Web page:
Have a great idea for your own small business, but don’t feel like you have the experience to get started with making it a reality? With the job situation still uncertain in much of the country, many people are stepping away from traditional job paths to start their own companies instead. Fortunately, this means that there is lots of information out there for others who are interested in starting up their own businesses.
When starting a small business, one good place to begin is with your technology. This will be one of the biggest upfront costs for your small business, so before you go through all of the trouble of finding an office location and posting job descriptions, you should make sure that you will be able to provide the basic technology you will need for your small company.
Office Computers Though it is getting increasingly common for employers to request that employees provide their own devices for work, you will have a much more secure office network if you provide your employees with devices. You will need at least one computer for each of your employees, but this doesn’t have to be a huge investment. Unless you are running a web design company, in which case you probably will want to invest in top-of-the-line equipment, you should be able to get away with refurbished computers that will be much less expensive than new computers.
Choose between desktop and laptop computers for each employee based on the nature of their work. If you have employees who frequently need to work from home or from customer sites, it will make more sense to get them a laptop. But if you have an employee who works in web design and needs to spend long hours sitting in front of a screen, it will make sense to invest in a nice desktop computer that will be more comfortable for long periods of at-desk use.
A Strong Web Setup
Virtually every company needs a website. Before you get started with building your website for your new company, you will want to come up with a plan for how you will host and manage your website. If, for example, your small business will focus on website or web presence primarily, it might make sense for you to do everything in-house. That is, you could actually hire an in-house IT manager who would be responsible for maintaining your servers, your services, and all of your devices.
Otherwise, it will probably make more sense for you to use professional services. For example, you would probably want to pay for web hosting from a company like GoDaddy rather than manage your own server. Whichever route you choose, you will definitely want to make sure you are investing in software to protect your services from attack. For example, a service like SiteLock DDoS Security will help you make sure your website does not get targeted for hacking or denial of service problems.
If you go this route, you may also want to sign up for a hosted IT service. This way, you are not responsible for paying and employing a full-time IT employee, but rather you will pay a monthly fee to a company that will address all of your IT issues as they occur.
When considering your general web policy, you will also want to think about your actual web service. Business web service is different from regular residential web service, so you will need to make sure you are getting a service that matches the demands your company will place upon it.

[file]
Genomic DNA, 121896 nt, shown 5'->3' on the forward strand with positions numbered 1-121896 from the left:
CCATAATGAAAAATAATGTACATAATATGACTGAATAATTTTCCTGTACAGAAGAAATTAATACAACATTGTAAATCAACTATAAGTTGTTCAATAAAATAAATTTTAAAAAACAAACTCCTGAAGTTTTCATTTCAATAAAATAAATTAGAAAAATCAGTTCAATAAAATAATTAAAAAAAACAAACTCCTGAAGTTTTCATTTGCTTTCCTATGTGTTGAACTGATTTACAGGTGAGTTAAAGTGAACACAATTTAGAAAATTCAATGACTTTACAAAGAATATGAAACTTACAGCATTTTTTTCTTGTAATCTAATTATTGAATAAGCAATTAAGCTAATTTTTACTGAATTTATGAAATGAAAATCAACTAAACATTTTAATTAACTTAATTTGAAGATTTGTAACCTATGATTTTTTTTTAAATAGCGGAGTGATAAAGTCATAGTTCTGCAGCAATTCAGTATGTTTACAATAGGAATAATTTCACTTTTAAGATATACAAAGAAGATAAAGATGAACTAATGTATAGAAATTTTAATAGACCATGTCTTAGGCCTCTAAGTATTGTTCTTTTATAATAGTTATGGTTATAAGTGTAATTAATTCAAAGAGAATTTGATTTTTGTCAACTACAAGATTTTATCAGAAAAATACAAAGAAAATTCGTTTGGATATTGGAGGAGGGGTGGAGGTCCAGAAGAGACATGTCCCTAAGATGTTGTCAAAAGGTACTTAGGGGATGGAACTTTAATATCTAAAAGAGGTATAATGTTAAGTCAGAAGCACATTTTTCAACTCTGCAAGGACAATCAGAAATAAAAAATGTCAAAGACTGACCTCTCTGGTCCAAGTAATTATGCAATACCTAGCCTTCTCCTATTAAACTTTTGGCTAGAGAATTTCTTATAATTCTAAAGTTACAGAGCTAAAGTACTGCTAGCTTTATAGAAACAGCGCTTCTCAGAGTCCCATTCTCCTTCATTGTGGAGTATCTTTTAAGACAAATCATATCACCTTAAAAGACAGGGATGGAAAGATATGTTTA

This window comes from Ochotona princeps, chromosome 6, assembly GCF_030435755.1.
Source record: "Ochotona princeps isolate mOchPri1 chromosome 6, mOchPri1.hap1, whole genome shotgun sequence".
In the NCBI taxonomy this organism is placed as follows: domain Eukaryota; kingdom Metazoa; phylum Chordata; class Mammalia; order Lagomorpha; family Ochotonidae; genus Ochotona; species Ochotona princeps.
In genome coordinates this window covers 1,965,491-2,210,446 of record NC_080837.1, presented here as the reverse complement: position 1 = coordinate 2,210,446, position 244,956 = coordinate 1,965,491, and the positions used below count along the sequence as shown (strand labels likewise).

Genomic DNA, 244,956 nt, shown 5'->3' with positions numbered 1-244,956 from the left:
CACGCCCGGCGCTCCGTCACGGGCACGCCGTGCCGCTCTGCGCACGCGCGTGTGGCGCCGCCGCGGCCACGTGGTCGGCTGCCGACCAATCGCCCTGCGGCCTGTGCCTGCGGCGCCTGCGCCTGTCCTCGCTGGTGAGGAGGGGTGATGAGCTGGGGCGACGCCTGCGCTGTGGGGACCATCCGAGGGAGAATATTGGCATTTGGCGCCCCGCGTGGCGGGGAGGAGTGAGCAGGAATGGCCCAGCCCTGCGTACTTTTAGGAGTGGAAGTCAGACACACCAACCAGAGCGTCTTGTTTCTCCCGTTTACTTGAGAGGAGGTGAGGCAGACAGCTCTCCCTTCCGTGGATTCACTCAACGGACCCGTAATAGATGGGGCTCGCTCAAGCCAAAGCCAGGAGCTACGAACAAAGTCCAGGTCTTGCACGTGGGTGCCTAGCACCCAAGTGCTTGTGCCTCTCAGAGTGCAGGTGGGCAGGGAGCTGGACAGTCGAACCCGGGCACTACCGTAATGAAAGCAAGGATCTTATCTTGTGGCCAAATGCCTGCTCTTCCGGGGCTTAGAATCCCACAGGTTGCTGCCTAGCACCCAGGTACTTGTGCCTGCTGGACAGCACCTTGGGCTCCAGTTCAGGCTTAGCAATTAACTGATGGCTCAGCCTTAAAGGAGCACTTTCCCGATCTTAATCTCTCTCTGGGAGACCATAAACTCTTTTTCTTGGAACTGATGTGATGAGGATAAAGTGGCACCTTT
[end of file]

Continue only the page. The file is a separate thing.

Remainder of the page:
You may also want to consider what you will do about phone service. Will your company be the kind of company that will actually need to use office phones, or would it make more sense to have your employees use cell phones for everything? Will you be able to cover the costs of dedicated work cell phones for each employee or do you want them to use their own cell phones? In that case, are you prepared to cover the costs of their work calls?
If you do want to go with actual office phones, do you want to go with landline service or VoIP? Most new companies do not use landline service these days as it is generally more trouble to install landlines than it is worth. If you do choose VoIP service (VoIP is basically phone service that is carried over the Internet rather than over actual landlines), you can choose to buy it from your Internet service provider, or you can get it from a dedicated VoIP company. If you get it from your ISP, it will probably cost a bit more but you can more easily bundle it with your Internet service. If you get it from a dedicated provider, it will generally be less expensive, but service can be finicky.
The Extra Pieces
So now you’ve addressed your basic tech needs for the office place: computers, Internet service, and phones. As long as you have a consistent, reasonable policy in place for your devices and service, you should be good to go in getting started. That is, you shouldn’t ask one employee to bring their own computer but provide a computer for another. And you shouldn’t allow one employee to use your network on their private device and not let another do the same.
Now it’s time to start thinking about your future tech needs and how to budget for them: specific tools employees will need like electronic drawing pads, web and phone conferencing services, online faxing, etc. The list could go on and on so don’t overwhelm yourself before you’ve even gotten started. Just begin with the basics, go from there, and good luck!
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